The eyes of all look hopefully to You, O Lord, and You give them food in due season. V. You open Your hand and fill every living creature with blessing.

Alleluia, alleluia! V. John 6:56-57 My flesh is food indeed, and my blood is drink indeed. He who eats my flesh, and drinks my blood, abides in me and I in him, alleluia!

John 6:56-59

At that time, Jesus said to the crowds of the Jews: “For my flesh is meat indeed: and my blood is drink indeed. He that eateth my flesh and drinketh my blood abideth in me: and I in him. As the living Father hath sent me and I live by the Father: so he that eateth me, the same also shall live by me. This is the bread that came down from heaven. Not as your fathers did eat manna and are dead. He that eateth this bread shall live for ever.”

Lev. 21:6
The priests of the Lord offer incense and loaves to God; therefore they shall be sacred to their God and shall not profane His name, alleluia!

SECRET O Lord, graciously bestow upon Your Church the gifts of unity and peace, which are symbolized in this Sacrifice we offer You. Through our Lord . . .

I Cor. 11:26-27
As often as you shall eat this bread and drink the cup, you proclaim the death of the Lord, until He comes. Therefore whoever eats this bread or drinks the cup of the Lord unworthily, will be guilty of the body and blood of the Lord, alleluia!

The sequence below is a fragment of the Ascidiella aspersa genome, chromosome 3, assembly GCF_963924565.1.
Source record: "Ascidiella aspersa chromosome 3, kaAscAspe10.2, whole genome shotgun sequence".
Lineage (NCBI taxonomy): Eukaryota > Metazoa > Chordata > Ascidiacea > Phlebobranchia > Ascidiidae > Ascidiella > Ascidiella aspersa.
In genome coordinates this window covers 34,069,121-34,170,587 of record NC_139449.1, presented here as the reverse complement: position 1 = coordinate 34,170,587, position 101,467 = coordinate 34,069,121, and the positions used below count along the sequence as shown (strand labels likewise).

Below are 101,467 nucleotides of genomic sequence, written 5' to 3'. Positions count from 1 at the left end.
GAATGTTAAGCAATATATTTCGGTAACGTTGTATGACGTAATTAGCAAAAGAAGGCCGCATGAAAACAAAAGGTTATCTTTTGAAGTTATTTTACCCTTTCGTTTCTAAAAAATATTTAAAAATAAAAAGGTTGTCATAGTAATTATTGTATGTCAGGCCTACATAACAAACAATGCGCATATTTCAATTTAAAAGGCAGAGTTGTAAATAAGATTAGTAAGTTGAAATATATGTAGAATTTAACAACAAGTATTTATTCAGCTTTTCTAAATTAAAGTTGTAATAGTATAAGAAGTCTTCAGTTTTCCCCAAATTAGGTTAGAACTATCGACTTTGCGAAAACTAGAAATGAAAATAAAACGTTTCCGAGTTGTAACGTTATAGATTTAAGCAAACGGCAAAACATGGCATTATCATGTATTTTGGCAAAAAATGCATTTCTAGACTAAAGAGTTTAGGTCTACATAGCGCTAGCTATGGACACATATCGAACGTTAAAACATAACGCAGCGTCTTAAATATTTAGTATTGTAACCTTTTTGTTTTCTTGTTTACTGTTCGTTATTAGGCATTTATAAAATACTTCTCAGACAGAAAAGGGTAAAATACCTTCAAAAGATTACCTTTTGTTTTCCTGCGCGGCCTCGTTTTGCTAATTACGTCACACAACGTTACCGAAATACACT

POST COMMUNION – O Lord, grant that we may enjoy the eternal presence of Your divinity, which is foreshadowed by our earthly reception of Your Precious Body and Blood; who lives and rules with God the Father .

Feast of Corpus Christi, History and Traditional Liturgy

“Handbook of Christian Feastsand Customs” by Francis X. Weiser.
Imprimi Potest: James E. Coleran, S.J., Provincial
Nihil Obstat: Michael P. Noonan, S.M., S.T.D., Diocesan Censor
Imprimatur: S Richard J. Gushing, D.D., Archbishop of Boston
Date: February 6, 1958

The Marian Missal and Saint Andrew Daily Missal, 1945.

Corpus Christi is celebrated on the second Thursday after Whit Sunday

Corpus Christi 2023: June 08, 2023
Corpus Christi 2024: May 30, 2024
Corpus Christi 2025: June 19, 2025
Corpus Christi 2026: June 04, 2026